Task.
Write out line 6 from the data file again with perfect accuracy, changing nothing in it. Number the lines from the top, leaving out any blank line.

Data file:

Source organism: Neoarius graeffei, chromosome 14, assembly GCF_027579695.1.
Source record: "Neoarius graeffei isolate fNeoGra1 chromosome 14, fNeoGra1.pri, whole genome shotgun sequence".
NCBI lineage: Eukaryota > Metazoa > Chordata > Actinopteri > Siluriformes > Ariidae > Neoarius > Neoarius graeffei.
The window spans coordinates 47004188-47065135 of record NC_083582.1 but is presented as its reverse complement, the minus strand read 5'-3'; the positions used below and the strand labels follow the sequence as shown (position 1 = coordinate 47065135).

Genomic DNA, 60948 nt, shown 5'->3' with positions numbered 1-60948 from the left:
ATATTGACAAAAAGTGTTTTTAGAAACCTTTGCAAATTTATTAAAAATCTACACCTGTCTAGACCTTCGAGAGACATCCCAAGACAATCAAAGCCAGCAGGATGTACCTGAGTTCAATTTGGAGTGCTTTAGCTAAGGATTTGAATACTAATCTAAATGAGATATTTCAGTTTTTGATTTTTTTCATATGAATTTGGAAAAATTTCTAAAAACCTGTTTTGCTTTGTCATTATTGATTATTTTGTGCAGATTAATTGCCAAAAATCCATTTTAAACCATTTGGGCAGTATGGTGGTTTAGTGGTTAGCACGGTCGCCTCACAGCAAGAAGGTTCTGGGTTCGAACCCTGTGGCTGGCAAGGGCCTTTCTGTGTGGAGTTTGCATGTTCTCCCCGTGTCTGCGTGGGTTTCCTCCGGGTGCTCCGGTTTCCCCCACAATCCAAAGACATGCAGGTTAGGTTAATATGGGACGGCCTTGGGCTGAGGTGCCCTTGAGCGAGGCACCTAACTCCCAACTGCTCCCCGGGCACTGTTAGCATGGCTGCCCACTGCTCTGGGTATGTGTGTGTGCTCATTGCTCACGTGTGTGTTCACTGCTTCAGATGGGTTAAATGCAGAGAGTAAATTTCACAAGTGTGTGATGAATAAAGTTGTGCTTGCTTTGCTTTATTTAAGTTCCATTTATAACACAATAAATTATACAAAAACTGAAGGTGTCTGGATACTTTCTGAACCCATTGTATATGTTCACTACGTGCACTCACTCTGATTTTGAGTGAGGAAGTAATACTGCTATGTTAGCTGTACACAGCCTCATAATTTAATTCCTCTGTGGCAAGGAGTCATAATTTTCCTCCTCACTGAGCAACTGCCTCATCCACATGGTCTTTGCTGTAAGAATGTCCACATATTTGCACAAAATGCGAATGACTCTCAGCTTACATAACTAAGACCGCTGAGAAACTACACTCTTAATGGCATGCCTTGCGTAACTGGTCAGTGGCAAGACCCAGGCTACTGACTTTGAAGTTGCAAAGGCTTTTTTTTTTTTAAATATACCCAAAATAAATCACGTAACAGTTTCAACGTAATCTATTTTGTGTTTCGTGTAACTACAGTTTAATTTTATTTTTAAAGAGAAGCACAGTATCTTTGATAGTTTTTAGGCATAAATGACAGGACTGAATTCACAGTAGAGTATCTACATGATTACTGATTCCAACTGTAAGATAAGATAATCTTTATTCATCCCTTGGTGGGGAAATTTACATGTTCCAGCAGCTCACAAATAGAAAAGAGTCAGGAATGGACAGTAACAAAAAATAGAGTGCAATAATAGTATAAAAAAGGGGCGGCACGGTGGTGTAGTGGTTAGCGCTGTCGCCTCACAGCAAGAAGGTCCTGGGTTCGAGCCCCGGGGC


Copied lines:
ATATTGACAAAAAGTGTTTTTAGAAACCTTTGCAAATTTATTAAAAATCTACACCTGTCTAGACCTTCGAGAGACATCCCAAGACAATCAAAGCCAGCAGGATGTACCTGAGTTCAATTTGGAGTGCTTTAGCTAAGGATTTGAATACTAATCTAAATGAGATATTTCAGTTTTTGATTTTTTTCATATGAATTTGGAAAAATTTCTAAAAACCTGTTTTGCTTTGTCATTATTGATTATTTTGTGCAGATTAATTGCCAAAAATCCATTTTAAACCATTTGGGCAGTATGGTGGTTTAGTGGTTAGCACGGTCGCCTCACAGCAAGAAGGTTCTGGGTTCGAACCCTGTGGCTGGCAAGGGCCTTTCTGTGTGGAGTTTGCATGTTCTCCCCGTGTCTGCGTGGGTTTCCTCCGGGTGCTCCGGTTTCCCCCACAATCCAAAGACATGCAGGTTAGGTTAATATGGGACGGCCTTGGGCTGAGGTGCCCTTGAGCGAGGCACCTAACTCCCAACTGCTCCCCGGGCACTGTTAGCATGGCTGCCCACTGCTCTGGGTATGTGTGTGTGCTCATTGCTCACGTGTGTGTTCACTGCTTCAGATGGGTTAAATGCAGAGAGTAAATTTCACAAGTGTGTGATGAATAAAGTTGTGCTTGCTTTGCTTTATTTAAGTTCCATTTATAACACAATAAATTATACAAAAACTGAAGGTGTCTGGATACTTTCTGAACCCATTGTATATGTTCACTACGTGCACTCACTCTGATTTTGAGTGAGGAAGTAATACTGCTATGTTAGCTGTACACAGCCTCATAATTTAATTCCTCTGTGGCAAGGAGTCATAATTTTCCTCCTCACTGAGCAACTGCCTCATCCACATGGTCTTTGCTGTAAGAATGTCCACATATTTGCACAAAATGCGAATGACTCTCAGCTTACATAACTAAGACCGCTGAGAAACTACACTCTTAATGGCATGCCTTGCGTAACTGGTCAGTGGCAAGACCCAGGCTACTGACTTTGAAGTTGCAAAGGCTTTTTTTTTTTTAAATATACCCAAAATAAATCACGTAACAGTTTCAACGTAATCTATTTTGTGTTTCGTGTAACTACAGTTTAATTTTATTTTTAAAGAGAAGCACAGTATCTTTGATAGTTTTTAGGCATAAATGACAGGACTGAATTCACAGTAGAGTATCTACATGATTACTGATTCCAACTGTAAGATAAGATAATCTTTATTCATCCCTTGGTGGGGAAATTTACATGTTCCAGCAGCTCACAAATAGAAAAGAGTCAGGAATGGACAGTAACAAAAAATAGAGTGCAATAATAGTATAAAAAAGGGGCGGCACGGTGGTGTAGTGGTTAGCGCTGTCGCCTCACAGCAAGAAGGTCCTGGGTTCGAGCCCCGGGGC